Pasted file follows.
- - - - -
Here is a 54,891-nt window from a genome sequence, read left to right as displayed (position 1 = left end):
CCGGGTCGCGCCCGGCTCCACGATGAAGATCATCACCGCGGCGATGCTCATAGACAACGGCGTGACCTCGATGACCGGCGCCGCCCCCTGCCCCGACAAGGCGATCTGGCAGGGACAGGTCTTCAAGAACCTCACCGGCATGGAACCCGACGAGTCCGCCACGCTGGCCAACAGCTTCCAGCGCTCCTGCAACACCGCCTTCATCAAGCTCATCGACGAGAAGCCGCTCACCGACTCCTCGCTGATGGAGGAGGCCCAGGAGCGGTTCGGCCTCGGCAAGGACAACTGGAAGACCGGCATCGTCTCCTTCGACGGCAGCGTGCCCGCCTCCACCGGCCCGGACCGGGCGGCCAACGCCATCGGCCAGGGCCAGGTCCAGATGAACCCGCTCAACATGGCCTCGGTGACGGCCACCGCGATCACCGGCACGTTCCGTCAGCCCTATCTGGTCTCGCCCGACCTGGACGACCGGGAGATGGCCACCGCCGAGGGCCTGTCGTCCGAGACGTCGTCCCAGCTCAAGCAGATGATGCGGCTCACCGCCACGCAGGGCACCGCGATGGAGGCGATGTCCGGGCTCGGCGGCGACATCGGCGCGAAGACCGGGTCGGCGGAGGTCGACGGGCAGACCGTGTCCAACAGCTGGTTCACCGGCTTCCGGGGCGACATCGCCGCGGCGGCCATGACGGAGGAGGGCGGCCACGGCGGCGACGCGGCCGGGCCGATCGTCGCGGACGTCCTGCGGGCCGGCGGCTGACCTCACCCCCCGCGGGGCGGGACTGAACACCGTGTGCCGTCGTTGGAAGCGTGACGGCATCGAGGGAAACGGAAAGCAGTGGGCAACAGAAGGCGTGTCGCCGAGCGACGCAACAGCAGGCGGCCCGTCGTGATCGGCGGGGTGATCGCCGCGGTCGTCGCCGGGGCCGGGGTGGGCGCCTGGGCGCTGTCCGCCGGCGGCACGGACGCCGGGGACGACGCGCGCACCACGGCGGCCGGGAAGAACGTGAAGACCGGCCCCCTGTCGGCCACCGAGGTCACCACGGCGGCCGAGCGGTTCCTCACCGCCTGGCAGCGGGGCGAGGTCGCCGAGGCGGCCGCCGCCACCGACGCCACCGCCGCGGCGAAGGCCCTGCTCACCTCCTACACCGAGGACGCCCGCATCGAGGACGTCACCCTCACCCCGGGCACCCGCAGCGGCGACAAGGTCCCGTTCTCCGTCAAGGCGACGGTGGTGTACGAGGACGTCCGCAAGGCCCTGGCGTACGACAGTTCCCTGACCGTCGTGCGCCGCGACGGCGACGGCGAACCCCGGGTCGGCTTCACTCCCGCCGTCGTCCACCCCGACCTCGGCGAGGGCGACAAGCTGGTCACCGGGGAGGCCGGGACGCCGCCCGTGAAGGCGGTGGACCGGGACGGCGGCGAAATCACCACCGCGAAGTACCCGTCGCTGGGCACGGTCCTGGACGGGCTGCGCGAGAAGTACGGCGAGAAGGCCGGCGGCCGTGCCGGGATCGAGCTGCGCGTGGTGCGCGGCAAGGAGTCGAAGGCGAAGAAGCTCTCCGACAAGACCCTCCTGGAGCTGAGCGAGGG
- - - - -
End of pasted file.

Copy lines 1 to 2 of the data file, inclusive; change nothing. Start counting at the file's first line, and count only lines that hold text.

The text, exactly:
Here is a 54,891-nt window from a genome sequence, read left to right as displayed (position 1 = left end):
CCGGGTCGCGCCCGGCTCCACGATGAAGATCATCACCGCGGCGATGCTCATAGACAACGGCGTGACCTCGATGACCGGCGCCGCCCCCTGCCCCGACAAGGCGATCTGGCAGGGACAGGTCTTCAAGAACCTCACCGGCATGGAACCCGACGAGTCCGCCACGCTGGCCAACAGCTTCCAGCGCTCCTGCAACACCGCCTTCATCAAGCTCATCGACGAGAAGCCGCTCACCGACTCCTCGCTGATGGAGGAGGCCCAGGAGCGGTTCGGCCTCGGCAAGGACAACTGGAAGACCGGCATCGTCTCCTTCGACGGCAGCGTGCCCGCCTCCACCGGCCCGGACCGGGCGGCCAACGCCATCGGCCAGGGCCAGGTCCAGATGAACCCGCTCAACATGGCCTCGGTGACGGCCACCGCGATCACCGGCACGTTCCGTCAGCCCTATCTGGTCTCGCCCGACCTGGACGACCGGGAGATGGCCACCGCCGAGGGCCTGTCGTCCGAGACGTCGTCCCAGCTCAAGCAGATGATGCGGCTCACCGCCACGCAGGGCACCGCGATGGAGGCGATGTCCGGGCTCGGCGGCGACATCGGCGCGAAGACCGGGTCGGCGGAGGTCGACGGGCAGACCGTGTCCAACAGCTGGTTCACCGGCTTCCGGGGCGACATCGCCGCGGCGGCCATGACGGAGGAGGGCGGCCACGGCGGCGACGCGGCCGGGCCGATCGTCGCGGACGTCCTGCGGGCCGGCGGCTGACCTCACCCCCCGCGGGGCGGGACTGAACACCGTGTGCCGTCGTTGGAAGCGTGACGGCATCGAGGGAAACGGAAAGCAGTGGGCAACAGAAGGCGTGTCGCCGAGCGACGCAACAGCAGGCGGCCCGTCGTGATCGGCGGGGTGATCGCCGCGGTCGTCGCCGGGGCCGGGGTGGGCGCCTGGGCGCTGTCCGCCGGCGGCACGGACGCCGGGGACGACGCGCGCACCACGGCGGCCGGGAAGAACGTGAAGACCGGCCCCCTGTCGGCCACCGAGGTCACCACGGCGGCCGAGCGGTTCCTCACCGCCTGGCAGCGGGGCGAGGTCGCCGAGGCGGCCGCCGCCACCGACGCCACCGCCGCGGCGAAGGCCCTGCTCACCTCCTACACCGAGGACGCCCGCATCGAGGACGTCACCCTCACCCCGGGCACCCGCAGCGGCGACAAGGTCCCGTTCTCCGTCAAGGCGACGGTGGTGTACGAGGACGTCCGCAAGGCCCTGGCGTACGACAGTTCCCTGACCGTCGTGCGCCGCGACGGCGACGGCGAACCCCGGGTCGGCTTCACTCCCGCCGTCGTCCACCCCGACCTCGGCGAGGGCGACAAGCTGGTCACCGGGGAGGCCGGGACGCCGCCCGTGAAGGCGGTGGACCGGGACGGCGGCGAAATCACCACCGCGAAGTACCCGTCGCTGGGCACGGTCCTGGACGGGCTGCGCGAGAAGTACGGCGAGAAGGCCGGCGGCCGTGCCGGGATCGAGCTGCGCGTGGTGCGCGGCAAGGAGTCGAAGGCGAAGAAGCTCTCCGACAAGACCCTCCTGGAGCTGAGCGAGGG